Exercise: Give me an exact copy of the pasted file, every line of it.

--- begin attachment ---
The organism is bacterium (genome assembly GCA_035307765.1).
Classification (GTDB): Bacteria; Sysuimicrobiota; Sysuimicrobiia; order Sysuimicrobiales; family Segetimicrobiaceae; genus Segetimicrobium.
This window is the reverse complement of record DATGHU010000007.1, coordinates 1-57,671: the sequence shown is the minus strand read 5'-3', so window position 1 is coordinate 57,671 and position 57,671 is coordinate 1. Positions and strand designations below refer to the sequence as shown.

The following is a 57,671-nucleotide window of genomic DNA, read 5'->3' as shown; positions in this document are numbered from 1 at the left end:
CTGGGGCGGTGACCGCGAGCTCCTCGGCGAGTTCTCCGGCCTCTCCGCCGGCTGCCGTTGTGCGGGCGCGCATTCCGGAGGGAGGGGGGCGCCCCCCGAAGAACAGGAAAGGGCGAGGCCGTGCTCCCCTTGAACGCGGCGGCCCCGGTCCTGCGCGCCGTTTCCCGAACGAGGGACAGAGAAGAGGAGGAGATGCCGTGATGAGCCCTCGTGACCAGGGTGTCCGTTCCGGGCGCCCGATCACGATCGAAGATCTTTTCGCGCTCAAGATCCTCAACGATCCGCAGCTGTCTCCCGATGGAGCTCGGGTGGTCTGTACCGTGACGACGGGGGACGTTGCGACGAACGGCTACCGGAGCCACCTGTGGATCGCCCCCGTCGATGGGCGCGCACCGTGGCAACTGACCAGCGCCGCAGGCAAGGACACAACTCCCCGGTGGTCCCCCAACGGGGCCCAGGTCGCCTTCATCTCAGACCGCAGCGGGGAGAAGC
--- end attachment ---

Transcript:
The organism is bacterium (genome assembly GCA_035307765.1).
Classification (GTDB): Bacteria; Sysuimicrobiota; Sysuimicrobiia; order Sysuimicrobiales; family Segetimicrobiaceae; genus Segetimicrobium.
This window is the reverse complement of record DATGHU010000007.1, coordinates 1-57,671: the sequence shown is the minus strand read 5'-3', so window position 1 is coordinate 57,671 and position 57,671 is coordinate 1. Positions and strand designations below refer to the sequence as shown.

The following is a 57,671-nucleotide window of genomic DNA, read 5'->3' as shown; positions in this document are numbered from 1 at the left end:
CTGGGGCGGTGACCGCGAGCTCCTCGGCGAGTTCTCCGGCCTCTCCGCCGGCTGCCGTTGTGCGGGCGCGCATTCCGGAGGGAGGGGGGCGCCCCCCGAAGAACAGGAAAGGGCGAGGCCGTGCTCCCCTTGAACGCGGCGGCCCCGGTCCTGCGCGCCGTTTCCCGAACGAGGGACAGAGAAGAGGAGGAGATGCCGTGATGAGCCCTCGTGACCAGGGTGTCCGTTCCGGGCGCCCGATCACGATCGAAGATCTTTTCGCGCTCAAGATCCTCAACGATCCGCAGCTGTCTCCCGATGGAGCTCGGGTGGTCTGTACCGTGACGACGGGGGACGTTGCGACGAACGGCTACCGGAGCCACCTGTGGATCGCCCCCGTCGATGGGCGCGCACCGTGGCAACTGACCAGCGCCGCAGGCAAGGACACAACTCCCCGGTGGTCCCCCAACGGGGCCCAGGTCGCCTTCATCTCAGACCGCAGCGGGGAGAAGC